'Vampire' appliances -- they suck electricity even when switched off -- cost consumers $3 billion a year, says Cornell energy expert

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ITHACA, N.Y. -- The typical American home has 20 electrical appliances that bleed consumers of money. That's because the appliances continue to suck electricity even when they're off, says a Cornell University energy expert. His studies estimate that these so-called "vampire" appliances cost consumers $3 billion a year -- or about $200 per household.

"Off doesn't mean off anymore, but standby," says Mark Pierce, a Cornell Cooperative Extension associate in the Department of Design and Environmental Analysis (DEA) in Cornell's College of Human Ecology. "As a result, we're using the equivalent of seven electrical generating plants just to supply the amount of electricity needed to support the standby power of our vampire appliances when they're off."

And since much of electricity generated in the United States comes from fossil-fuel power plants, vampire appliances significantly contribute to the production of greenhouse gases and other air pollutants, Pierce says in a recent issue of Housing and Home Environment News (summer 2002), a DEA publication.

Electrical appliances slurp up energy even when switched off in order to support features such as timers, clocks, memory and remote "on" and "off" switches, says Pierce. "Satellite receivers for televisions and VCRs, among other appliances, use almost as much electricity when they are switched off as when they are on," he points out.

Satellite TV systems and some DVD players, for example, each cost about $9 a year for standby power; an energy-thirsty TV can cost more than $10 a year. The vampire appliance bill becomes significant when audio systems, garage-door openers, clock radios, phone/answering machines, microwave ovens and standard ovens are included.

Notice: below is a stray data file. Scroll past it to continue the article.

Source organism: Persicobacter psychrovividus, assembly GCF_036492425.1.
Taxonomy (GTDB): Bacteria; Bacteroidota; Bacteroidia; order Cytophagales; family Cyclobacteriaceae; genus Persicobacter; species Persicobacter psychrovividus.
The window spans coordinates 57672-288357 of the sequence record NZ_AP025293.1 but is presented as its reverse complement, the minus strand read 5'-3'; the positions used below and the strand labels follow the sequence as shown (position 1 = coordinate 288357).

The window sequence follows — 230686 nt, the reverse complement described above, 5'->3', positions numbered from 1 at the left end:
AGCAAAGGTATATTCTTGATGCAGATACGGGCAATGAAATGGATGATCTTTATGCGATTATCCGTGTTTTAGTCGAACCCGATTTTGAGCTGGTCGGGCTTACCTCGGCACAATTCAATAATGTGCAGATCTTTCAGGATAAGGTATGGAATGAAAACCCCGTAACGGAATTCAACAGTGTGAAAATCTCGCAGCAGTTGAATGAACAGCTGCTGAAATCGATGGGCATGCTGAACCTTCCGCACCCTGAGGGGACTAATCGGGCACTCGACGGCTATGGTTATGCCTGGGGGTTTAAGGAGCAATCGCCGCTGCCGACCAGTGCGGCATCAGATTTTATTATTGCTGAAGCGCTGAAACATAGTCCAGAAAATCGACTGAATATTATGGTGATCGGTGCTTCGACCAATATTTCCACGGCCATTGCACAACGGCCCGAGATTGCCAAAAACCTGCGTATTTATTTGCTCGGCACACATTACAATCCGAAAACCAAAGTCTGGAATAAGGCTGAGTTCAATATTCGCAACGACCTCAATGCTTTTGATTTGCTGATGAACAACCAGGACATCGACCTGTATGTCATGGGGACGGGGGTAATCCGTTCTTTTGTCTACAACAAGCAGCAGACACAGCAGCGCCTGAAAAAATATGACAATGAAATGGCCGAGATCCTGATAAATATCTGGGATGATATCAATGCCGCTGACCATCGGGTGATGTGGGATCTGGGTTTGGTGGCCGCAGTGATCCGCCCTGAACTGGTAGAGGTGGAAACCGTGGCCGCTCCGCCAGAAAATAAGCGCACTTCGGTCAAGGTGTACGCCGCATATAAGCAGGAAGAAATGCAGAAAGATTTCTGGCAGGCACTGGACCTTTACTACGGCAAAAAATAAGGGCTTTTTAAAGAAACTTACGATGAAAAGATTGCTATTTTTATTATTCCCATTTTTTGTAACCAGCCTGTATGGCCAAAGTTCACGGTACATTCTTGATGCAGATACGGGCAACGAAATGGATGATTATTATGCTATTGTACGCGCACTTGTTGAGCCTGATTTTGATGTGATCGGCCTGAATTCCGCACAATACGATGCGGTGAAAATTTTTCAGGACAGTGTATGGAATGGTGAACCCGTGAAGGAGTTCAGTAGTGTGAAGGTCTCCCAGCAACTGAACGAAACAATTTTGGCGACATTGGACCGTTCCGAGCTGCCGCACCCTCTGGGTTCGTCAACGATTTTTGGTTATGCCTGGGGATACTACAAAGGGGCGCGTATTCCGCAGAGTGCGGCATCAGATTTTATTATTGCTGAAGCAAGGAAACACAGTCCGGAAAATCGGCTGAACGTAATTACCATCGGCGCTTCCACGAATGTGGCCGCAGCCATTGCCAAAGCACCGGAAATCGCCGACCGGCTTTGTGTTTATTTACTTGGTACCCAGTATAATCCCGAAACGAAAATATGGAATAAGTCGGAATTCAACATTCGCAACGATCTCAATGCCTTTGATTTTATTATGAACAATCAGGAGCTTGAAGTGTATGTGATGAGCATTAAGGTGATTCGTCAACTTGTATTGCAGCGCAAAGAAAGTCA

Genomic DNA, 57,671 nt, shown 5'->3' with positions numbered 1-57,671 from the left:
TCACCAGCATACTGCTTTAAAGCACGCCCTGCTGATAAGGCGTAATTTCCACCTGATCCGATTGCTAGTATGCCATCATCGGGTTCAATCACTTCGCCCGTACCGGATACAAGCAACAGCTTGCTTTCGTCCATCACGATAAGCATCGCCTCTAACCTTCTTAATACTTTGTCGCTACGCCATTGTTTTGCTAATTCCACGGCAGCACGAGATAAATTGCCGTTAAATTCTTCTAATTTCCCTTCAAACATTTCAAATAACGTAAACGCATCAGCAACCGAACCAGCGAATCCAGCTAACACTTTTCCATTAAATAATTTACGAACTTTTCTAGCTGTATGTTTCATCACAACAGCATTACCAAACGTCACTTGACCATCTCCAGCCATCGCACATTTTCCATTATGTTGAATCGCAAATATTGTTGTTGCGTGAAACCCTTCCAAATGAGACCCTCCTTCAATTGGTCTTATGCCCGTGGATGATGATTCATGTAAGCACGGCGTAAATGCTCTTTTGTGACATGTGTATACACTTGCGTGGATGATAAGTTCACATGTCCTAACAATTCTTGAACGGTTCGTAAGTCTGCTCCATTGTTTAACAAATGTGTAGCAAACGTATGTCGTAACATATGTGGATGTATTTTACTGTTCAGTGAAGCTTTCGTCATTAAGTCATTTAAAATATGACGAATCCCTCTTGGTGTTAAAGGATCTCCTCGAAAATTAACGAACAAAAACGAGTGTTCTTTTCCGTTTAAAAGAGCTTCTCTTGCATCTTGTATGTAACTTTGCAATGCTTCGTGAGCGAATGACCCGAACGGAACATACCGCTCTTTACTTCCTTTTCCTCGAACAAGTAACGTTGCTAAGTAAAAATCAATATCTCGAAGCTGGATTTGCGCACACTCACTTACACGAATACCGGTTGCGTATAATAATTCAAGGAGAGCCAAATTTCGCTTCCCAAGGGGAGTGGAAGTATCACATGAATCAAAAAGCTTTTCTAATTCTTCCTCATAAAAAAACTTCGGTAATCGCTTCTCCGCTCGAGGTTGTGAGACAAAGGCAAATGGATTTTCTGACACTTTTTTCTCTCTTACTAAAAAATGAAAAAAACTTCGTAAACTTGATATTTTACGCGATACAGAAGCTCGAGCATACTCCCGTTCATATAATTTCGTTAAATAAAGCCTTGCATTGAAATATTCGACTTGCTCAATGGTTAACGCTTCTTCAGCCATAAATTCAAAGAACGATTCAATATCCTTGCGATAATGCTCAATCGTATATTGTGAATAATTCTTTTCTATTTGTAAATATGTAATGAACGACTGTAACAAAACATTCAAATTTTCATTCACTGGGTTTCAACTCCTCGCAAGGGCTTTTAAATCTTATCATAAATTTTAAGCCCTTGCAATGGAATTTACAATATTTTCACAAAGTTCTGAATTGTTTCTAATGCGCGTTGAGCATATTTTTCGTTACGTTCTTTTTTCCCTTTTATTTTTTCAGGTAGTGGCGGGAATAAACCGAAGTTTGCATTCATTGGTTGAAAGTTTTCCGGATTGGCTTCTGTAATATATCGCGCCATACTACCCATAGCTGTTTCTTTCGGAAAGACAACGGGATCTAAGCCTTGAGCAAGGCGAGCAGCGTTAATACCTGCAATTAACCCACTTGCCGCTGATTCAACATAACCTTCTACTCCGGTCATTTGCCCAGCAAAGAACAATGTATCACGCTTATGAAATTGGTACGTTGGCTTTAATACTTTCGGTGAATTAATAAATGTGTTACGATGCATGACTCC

The standby power of a computer monitor, however, only costs about $3 a year when the computer is shut down nights and weekends. However, if the computer's "sleep" function is used, the power costs $41 a year for those nights and weekends -- almost as much as the $57 a year it costs to run the computer just on weekdays.

Worldwide, standby power consumes an average of 7 percent of a home's total electricity bill, although that figure is as much as 25 percent in some homes. In Australia, standby power accounts for 13 percent of total energy use; in Japan it accounts for 12 percent; and in the United States, 5 percent.

Increasing the efficiency of appliances would cut standby power consumption by about 72 percent, according to a recent study by the International Energy Agency in France.

"Yet the vast majority of consumers aren't even aware that electrical appliances continue to draw electricity when switched off," says Pierce. "And even if they were aware, they would not be able to purchase a non-vampire, or at least a less voracious vampire appliance, because no regulation requires manufacturers to label how much electricity their appliances draw when off."

What can consumers do? Pierce offers several actions:

o If timers and other features aren't being used, consumers can turn off their most wasteful appliances by plugging them into fuse-protected power strips (also known as surge protectors) that, when turned off, can disrupt the flow of electricity when the appliances aren't being used.

o Consumers can encourage their U.S. representatives to support legislation that would require labeling of appliances with their standby energy requirements.

o When choosing a new appliance, consumers can research if it uses less than 1 watt of standby power by accessing web sites such as http://standby.lbl.gov/data/1wproducts.html at Lawrence Berkeley National Lab.

Related World Wide Web sites: The following site provides additional information on this news release. It is not part of the Cornell University community, and Cornell has no control over its content or availability.

o A list of publications on standby power from the Lawrence Berkley National Labs: